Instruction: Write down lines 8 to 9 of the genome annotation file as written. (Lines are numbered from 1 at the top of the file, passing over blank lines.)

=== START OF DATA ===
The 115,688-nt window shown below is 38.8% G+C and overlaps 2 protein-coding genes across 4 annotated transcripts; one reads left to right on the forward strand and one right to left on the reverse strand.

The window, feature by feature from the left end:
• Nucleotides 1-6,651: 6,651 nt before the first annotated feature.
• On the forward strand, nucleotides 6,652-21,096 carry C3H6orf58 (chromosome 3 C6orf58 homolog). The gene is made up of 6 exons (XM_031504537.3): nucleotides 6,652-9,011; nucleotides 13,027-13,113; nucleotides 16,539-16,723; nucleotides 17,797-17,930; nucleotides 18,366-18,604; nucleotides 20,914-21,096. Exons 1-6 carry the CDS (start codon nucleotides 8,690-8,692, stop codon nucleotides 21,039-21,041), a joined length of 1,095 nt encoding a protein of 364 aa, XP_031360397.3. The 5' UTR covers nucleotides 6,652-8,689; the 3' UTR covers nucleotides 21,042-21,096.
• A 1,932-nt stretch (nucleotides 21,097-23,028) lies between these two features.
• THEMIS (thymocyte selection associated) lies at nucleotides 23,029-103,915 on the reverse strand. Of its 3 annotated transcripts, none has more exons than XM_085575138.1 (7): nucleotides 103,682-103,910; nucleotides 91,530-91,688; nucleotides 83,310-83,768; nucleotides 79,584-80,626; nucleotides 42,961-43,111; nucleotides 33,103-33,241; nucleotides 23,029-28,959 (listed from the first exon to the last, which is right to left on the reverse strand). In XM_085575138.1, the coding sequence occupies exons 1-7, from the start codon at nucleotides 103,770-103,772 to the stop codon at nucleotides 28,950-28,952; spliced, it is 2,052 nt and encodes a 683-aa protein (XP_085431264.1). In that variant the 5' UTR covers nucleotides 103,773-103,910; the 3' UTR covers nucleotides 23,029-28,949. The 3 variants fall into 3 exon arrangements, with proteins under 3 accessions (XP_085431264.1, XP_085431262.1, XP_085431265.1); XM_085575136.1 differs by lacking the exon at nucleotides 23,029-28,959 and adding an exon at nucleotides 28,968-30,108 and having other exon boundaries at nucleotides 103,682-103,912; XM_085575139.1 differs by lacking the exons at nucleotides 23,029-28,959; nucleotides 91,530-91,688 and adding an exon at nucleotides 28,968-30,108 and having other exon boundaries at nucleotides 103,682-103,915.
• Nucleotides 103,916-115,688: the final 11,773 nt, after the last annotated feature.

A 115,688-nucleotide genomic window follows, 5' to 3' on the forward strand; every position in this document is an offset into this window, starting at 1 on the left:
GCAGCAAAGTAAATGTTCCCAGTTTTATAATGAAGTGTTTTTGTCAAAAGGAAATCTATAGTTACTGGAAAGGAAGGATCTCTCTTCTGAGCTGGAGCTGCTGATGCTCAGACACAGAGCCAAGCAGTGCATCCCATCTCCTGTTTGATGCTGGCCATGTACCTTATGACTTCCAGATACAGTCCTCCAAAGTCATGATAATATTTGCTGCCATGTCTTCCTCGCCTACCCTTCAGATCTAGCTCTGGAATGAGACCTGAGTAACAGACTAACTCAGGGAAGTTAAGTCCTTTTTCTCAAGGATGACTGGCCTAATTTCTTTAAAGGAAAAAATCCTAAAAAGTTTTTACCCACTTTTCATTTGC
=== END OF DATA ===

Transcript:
A 115,688-nucleotide genomic window follows, 5' to 3' on the forward strand; every position in this document is an offset into this window, starting at 1 on the left:
GCAGCAAAGTAAATGTTCCCAGTTTTATAATGAAGTGTTTTTGTCAAAAGGAAATCTATAGTTACTGGAAAGGAAGGATCTCTCTTCTGAGCTGGAGCTGCTGATGCTCAGACACAGAGCCAAGCAGTGCATCCCATCTCCTGTTTGATGCTGGCCATGTACCTTATGACTTCCAGATACAGTCCTCCAAAGTCATGATAATATTTGCTGCCATGTCTTCCTCGCCTACCCTTCAGATCTAGCTCTGGAATGAGACCTGAGTAACAGACTAACTCAGGGAAGTTAAGTCCTTTTTCTCAAGGATGACTGGCCTAATTTCTTTAAAGGAAAAAATCCTAAAAAGTTTTTACCCACTTTTCATTTGC